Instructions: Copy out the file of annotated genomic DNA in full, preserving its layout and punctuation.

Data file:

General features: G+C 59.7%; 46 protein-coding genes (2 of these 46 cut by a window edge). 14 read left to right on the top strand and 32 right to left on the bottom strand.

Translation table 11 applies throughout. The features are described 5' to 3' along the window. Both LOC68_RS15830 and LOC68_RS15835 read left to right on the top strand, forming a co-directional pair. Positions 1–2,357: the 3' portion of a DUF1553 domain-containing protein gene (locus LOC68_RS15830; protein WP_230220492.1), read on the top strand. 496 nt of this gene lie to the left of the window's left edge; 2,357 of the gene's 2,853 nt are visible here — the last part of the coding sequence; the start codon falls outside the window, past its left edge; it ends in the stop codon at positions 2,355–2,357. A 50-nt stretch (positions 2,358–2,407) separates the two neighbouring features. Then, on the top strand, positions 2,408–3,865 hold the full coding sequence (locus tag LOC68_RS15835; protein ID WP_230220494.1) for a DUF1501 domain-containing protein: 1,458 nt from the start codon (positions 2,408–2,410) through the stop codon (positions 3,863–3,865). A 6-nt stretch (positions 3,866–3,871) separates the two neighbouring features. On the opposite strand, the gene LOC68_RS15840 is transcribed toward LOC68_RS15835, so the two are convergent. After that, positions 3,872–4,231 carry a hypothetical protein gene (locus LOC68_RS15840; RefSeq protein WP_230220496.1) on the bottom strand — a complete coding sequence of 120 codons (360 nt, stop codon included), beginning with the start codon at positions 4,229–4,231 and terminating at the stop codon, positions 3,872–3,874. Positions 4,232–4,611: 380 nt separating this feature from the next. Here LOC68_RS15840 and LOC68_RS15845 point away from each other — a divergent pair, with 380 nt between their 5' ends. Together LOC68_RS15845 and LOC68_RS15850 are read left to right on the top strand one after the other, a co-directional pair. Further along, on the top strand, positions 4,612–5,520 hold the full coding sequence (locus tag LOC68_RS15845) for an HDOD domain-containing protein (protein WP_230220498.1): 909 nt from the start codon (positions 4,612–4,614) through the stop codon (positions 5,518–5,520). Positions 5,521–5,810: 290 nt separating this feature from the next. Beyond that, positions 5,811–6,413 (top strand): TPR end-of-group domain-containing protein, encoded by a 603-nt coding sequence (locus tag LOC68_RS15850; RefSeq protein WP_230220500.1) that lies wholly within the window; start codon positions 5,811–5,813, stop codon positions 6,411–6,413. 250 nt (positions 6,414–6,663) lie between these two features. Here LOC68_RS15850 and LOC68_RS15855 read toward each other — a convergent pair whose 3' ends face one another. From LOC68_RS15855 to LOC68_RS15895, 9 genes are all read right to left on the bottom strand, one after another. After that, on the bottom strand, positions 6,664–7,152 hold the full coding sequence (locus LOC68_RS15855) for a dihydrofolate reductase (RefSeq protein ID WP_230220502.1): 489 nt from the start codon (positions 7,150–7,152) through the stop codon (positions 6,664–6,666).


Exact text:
General features: G+C 59.7%; 46 protein-coding genes (2 of these 46 cut by a window edge). 14 read left to right on the top strand and 32 right to left on the bottom strand.

Translation table 11 applies throughout. The features are described 5' to 3' along the window. Both LOC68_RS15830 and LOC68_RS15835 read left to right on the top strand, forming a co-directional pair. Positions 1–2,357: the 3' portion of a DUF1553 domain-containing protein gene (locus LOC68_RS15830; protein WP_230220492.1), read on the top strand. 496 nt of this gene lie to the left of the window's left edge; 2,357 of the gene's 2,853 nt are visible here — the last part of the coding sequence; the start codon falls outside the window, past its left edge; it ends in the stop codon at positions 2,355–2,357. A 50-nt stretch (positions 2,358–2,407) separates the two neighbouring features. Then, on the top strand, positions 2,408–3,865 hold the full coding sequence (locus tag LOC68_RS15835; protein ID WP_230220494.1) for a DUF1501 domain-containing protein: 1,458 nt from the start codon (positions 2,408–2,410) through the stop codon (positions 3,863–3,865). A 6-nt stretch (positions 3,866–3,871) separates the two neighbouring features. On the opposite strand, the gene LOC68_RS15840 is transcribed toward LOC68_RS15835, so the two are convergent. After that, positions 3,872–4,231 carry a hypothetical protein gene (locus LOC68_RS15840; RefSeq protein WP_230220496.1) on the bottom strand — a complete coding sequence of 120 codons (360 nt, stop codon included), beginning with the start codon at positions 4,229–4,231 and terminating at the stop codon, positions 3,872–3,874. Positions 4,232–4,611: 380 nt separating this feature from the next. Here LOC68_RS15840 and LOC68_RS15845 point away from each other — a divergent pair, with 380 nt between their 5' ends. Together LOC68_RS15845 and LOC68_RS15850 are read left to right on the top strand one after the other, a co-directional pair. Further along, on the top strand, positions 4,612–5,520 hold the full coding sequence (locus tag LOC68_RS15845) for an HDOD domain-containing protein (protein WP_230220498.1): 909 nt from the start codon (positions 4,612–4,614) through the stop codon (positions 5,518–5,520). Positions 5,521–5,810: 290 nt separating this feature from the next. Beyond that, positions 5,811–6,413 (top strand): TPR end-of-group domain-containing protein, encoded by a 603-nt coding sequence (locus tag LOC68_RS15850; RefSeq protein WP_230220500.1) that lies wholly within the window; start codon positions 5,811–5,813, stop codon positions 6,411–6,413. 250 nt (positions 6,414–6,663) lie between these two features. Here LOC68_RS15850 and LOC68_RS15855 read toward each other — a convergent pair whose 3' ends face one another. From LOC68_RS15855 to LOC68_RS15895, 9 genes are all read right to left on the bottom strand, one after another. After that, on the bottom strand, positions 6,664–7,152 hold the full coding sequence (locus LOC68_RS15855) for a dihydrofolate reductase (RefSeq protein ID WP_230220502.1): 489 nt from the start codon (positions 7,150–7,152) through the stop codon (positions 6,664–6,666).